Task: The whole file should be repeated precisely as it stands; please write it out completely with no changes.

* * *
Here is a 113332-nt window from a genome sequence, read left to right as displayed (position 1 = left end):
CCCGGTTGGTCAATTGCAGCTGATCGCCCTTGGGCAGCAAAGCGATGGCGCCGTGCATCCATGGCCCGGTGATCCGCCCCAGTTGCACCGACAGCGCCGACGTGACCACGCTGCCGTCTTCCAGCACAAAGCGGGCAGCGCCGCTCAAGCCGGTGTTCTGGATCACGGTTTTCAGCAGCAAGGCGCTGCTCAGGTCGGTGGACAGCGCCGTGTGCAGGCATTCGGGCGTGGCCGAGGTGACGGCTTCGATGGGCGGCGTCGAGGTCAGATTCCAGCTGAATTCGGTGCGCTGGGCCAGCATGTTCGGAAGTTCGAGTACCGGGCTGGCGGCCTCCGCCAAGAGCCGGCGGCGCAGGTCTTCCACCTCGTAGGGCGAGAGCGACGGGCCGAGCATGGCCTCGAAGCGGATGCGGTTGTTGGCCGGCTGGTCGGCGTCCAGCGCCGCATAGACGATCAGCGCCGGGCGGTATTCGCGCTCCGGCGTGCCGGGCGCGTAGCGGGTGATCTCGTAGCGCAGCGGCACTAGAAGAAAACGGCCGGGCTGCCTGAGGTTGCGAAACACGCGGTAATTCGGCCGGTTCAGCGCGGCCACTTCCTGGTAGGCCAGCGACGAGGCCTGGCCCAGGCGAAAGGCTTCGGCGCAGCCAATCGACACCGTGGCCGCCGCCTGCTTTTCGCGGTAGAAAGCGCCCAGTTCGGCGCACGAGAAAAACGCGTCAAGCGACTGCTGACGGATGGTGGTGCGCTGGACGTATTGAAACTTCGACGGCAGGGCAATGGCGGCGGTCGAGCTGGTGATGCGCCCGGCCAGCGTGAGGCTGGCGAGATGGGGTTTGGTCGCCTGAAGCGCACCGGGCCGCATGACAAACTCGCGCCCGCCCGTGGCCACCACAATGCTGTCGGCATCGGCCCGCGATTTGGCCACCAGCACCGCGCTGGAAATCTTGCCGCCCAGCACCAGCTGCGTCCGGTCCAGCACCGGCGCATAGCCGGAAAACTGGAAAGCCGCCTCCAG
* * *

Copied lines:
Here is a 113332-nt window from a genome sequence, read left to right as displayed (position 1 = left end):
CCCGGTTGGTCAATTGCAGCTGATCGCCCTTGGGCAGCAAAGCGATGGCGCCGTGCATCCATGGCCCGGTGATCCGCCCCAGTTGCACCGACAGCGCCGACGTGACCACGCTGCCGTCTTCCAGCACAAAGCGGGCAGCGCCGCTCAAGCCGGTGTTCTGGATCACGGTTTTCAGCAGCAAGGCGCTGCTCAGGTCGGTGGACAGCGCCGTGTGCAGGCATTCGGGCGTGGCCGAGGTGACGGCTTCGATGGGCGGCGTCGAGGTCAGATTCCAGCTGAATTCGGTGCGCTGGGCCAGCATGTTCGGAAGTTCGAGTACCGGGCTGGCGGCCTCCGCCAAGAGCCGGCGGCGCAGGTCTTCCACCTCGTAGGGCGAGAGCGACGGGCCGAGCATGGCCTCGAAGCGGATGCGGTTGTTGGCCGGCTGGTCGGCGTCCAGCGCCGCATAGACGATCAGCGCCGGGCGGTATTCGCGCTCCGGCGTGCCGGGCGCGTAGCGGGTGATCTCGTAGCGCAGCGGCACTAGAAGAAAACGGCCGGGCTGCCTGAGGTTGCGAAACACGCGGTAATTCGGCCGGTTCAGCGCGGCCACTTCCTGGTAGGCCAGCGACGAGGCCTGGCCCAGGCGAAAGGCTTCGGCGCAGCCAATCGACACCGTGGCCGCCGCCTGCTTTTCGCGGTAGAAAGCGCCCAGTTCGGCGCACGAGAAAAACGCGTCAAGCGACTGCTGACGGATGGTGGTGCGCTGGACGTATTGAAACTTCGACGGCAGGGCAATGGCGGCGGTCGAGCTGGTGATGCGCCCGGCCAGCGTGAGGCTGGCGAGATGGGGTTTGGTCGCCTGAAGCGCACCGGGCCGCATGACAAACTCGCGCCCGCCCGTGGCCACCACAATGCTGTCGGCATCGGCCCGCGATTTGGCCACCAGCACCGCGCTGGAAATCTTGCCGCCCAGCACCAGCTGCGTCCGGTCCAGCACCGGCGCATAGCCGGAAAACTGGAAAGCCGCCTCCAG